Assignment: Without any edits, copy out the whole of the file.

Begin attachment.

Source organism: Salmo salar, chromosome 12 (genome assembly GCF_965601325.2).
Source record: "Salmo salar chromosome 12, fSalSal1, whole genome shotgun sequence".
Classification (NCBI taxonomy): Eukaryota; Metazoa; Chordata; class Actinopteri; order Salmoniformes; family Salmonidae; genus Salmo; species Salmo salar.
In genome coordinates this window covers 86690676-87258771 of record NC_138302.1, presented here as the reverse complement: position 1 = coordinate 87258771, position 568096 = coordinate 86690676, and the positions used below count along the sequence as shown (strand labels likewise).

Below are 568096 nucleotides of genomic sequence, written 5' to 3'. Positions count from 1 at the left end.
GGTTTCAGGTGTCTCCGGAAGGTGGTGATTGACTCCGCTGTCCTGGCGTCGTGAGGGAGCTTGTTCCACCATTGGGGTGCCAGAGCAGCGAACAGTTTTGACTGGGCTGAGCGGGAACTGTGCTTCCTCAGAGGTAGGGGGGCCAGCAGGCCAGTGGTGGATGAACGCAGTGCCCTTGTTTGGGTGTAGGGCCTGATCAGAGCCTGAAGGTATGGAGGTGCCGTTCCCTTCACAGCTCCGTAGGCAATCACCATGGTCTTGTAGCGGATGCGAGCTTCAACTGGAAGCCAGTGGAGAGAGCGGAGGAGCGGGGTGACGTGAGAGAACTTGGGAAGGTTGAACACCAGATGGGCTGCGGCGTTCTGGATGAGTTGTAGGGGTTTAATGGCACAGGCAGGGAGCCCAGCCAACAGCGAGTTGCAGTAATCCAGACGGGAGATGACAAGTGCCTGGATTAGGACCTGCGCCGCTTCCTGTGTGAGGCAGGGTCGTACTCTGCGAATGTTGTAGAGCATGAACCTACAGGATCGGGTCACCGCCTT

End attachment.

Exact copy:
Source organism: Salmo salar, chromosome 12 (genome assembly GCF_965601325.2).
Source record: "Salmo salar chromosome 12, fSalSal1, whole genome shotgun sequence".
Classification (NCBI taxonomy): Eukaryota; Metazoa; Chordata; class Actinopteri; order Salmoniformes; family Salmonidae; genus Salmo; species Salmo salar.
In genome coordinates this window covers 86690676-87258771 of record NC_138302.1, presented here as the reverse complement: position 1 = coordinate 87258771, position 568096 = coordinate 86690676, and the positions used below count along the sequence as shown (strand labels likewise).

Below are 568096 nucleotides of genomic sequence, written 5' to 3'. Positions count from 1 at the left end.
GGTTTCAGGTGTCTCCGGAAGGTGGTGATTGACTCCGCTGTCCTGGCGTCGTGAGGGAGCTTGTTCCACCATTGGGGTGCCAGAGCAGCGAACAGTTTTGACTGGGCTGAGCGGGAACTGTGCTTCCTCAGAGGTAGGGGGGCCAGCAGGCCAGTGGTGGATGAACGCAGTGCCCTTGTTTGGGTGTAGGGCCTGATCAGAGCCTGAAGGTATGGAGGTGCCGTTCCCTTCACAGCTCCGTAGGCAATCACCATGGTCTTGTAGCGGATGCGAGCTTCAACTGGAAGCCAGTGGAGAGAGCGGAGGAGCGGGGTGACGTGAGAGAACTTGGGAAGGTTGAACACCAGATGGGCTGCGGCGTTCTGGATGAGTTGTAGGGGTTTAATGGCACAGGCAGGGAGCCCAGCCAACAGCGAGTTGCAGTAATCCAGACGGGAGATGACAAGTGCCTGGATTAGGACCTGCGCCGCTTCCTGTGTGAGGCAGGGTCGTACTCTGCGAATGTTGTAGAGCATGAACCTACAGGATCGGGTCACCGCCTT